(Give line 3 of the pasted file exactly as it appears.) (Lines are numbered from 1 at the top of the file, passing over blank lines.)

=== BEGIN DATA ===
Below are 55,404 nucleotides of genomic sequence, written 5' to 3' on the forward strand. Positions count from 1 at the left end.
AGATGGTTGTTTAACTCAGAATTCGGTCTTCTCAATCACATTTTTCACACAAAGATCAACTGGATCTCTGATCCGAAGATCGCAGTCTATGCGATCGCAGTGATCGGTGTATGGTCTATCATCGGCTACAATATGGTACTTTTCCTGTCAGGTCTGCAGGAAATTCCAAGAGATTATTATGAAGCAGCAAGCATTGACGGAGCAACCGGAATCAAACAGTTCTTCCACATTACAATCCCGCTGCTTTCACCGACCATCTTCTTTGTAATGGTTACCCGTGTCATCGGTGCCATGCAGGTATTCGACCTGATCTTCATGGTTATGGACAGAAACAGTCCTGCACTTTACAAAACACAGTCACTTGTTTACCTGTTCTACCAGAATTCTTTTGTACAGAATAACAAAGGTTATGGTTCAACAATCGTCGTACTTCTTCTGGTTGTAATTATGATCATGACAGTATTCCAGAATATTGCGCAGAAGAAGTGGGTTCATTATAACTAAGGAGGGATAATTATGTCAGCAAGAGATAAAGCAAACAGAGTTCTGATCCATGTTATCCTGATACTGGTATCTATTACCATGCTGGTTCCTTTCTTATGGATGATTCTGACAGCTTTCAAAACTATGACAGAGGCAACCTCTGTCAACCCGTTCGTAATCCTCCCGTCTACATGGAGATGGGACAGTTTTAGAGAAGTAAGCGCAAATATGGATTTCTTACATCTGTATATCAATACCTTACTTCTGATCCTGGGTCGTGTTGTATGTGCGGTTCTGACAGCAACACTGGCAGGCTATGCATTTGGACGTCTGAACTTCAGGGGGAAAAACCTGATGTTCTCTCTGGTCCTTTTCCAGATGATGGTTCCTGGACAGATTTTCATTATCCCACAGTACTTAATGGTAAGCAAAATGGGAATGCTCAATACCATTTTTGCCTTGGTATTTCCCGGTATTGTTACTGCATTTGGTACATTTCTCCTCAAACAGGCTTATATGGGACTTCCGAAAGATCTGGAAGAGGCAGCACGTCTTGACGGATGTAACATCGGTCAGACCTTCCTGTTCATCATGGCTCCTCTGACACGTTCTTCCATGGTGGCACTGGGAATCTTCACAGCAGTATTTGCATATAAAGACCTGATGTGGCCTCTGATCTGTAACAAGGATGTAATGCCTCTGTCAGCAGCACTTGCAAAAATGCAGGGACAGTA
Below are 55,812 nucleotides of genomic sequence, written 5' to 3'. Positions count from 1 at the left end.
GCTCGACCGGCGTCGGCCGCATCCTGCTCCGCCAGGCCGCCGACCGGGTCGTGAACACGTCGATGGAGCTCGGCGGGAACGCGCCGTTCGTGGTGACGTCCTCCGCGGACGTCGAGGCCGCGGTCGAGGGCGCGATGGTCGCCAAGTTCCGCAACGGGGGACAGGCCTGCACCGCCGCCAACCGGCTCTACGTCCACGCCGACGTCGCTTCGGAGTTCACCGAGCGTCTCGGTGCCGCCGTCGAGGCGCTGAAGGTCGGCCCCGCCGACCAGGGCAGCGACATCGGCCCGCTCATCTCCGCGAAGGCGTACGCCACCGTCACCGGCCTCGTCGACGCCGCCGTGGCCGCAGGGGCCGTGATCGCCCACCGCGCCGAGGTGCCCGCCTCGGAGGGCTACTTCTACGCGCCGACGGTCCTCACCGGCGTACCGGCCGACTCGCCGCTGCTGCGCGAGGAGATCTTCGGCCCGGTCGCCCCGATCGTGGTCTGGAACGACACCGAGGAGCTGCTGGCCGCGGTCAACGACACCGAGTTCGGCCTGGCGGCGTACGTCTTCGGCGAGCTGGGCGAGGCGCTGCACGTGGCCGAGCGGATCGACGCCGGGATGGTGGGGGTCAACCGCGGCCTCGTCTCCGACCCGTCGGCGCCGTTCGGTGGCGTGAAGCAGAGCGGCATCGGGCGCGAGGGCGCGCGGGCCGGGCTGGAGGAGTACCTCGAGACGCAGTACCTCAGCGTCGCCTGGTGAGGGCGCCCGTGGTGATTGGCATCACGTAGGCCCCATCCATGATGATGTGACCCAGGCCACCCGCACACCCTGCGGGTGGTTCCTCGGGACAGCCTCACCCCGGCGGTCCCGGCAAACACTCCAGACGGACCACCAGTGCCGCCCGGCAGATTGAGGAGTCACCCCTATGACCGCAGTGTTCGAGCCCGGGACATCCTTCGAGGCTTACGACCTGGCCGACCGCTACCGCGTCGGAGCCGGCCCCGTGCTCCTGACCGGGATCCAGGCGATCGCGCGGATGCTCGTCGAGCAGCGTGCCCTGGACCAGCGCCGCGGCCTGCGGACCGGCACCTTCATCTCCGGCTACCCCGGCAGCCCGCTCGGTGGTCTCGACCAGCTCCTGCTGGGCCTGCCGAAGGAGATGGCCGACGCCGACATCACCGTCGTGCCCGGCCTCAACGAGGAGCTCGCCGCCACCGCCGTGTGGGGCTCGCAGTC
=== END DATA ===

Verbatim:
Below are 55,812 nucleotides of genomic sequence, written 5' to 3'. Positions count from 1 at the left end.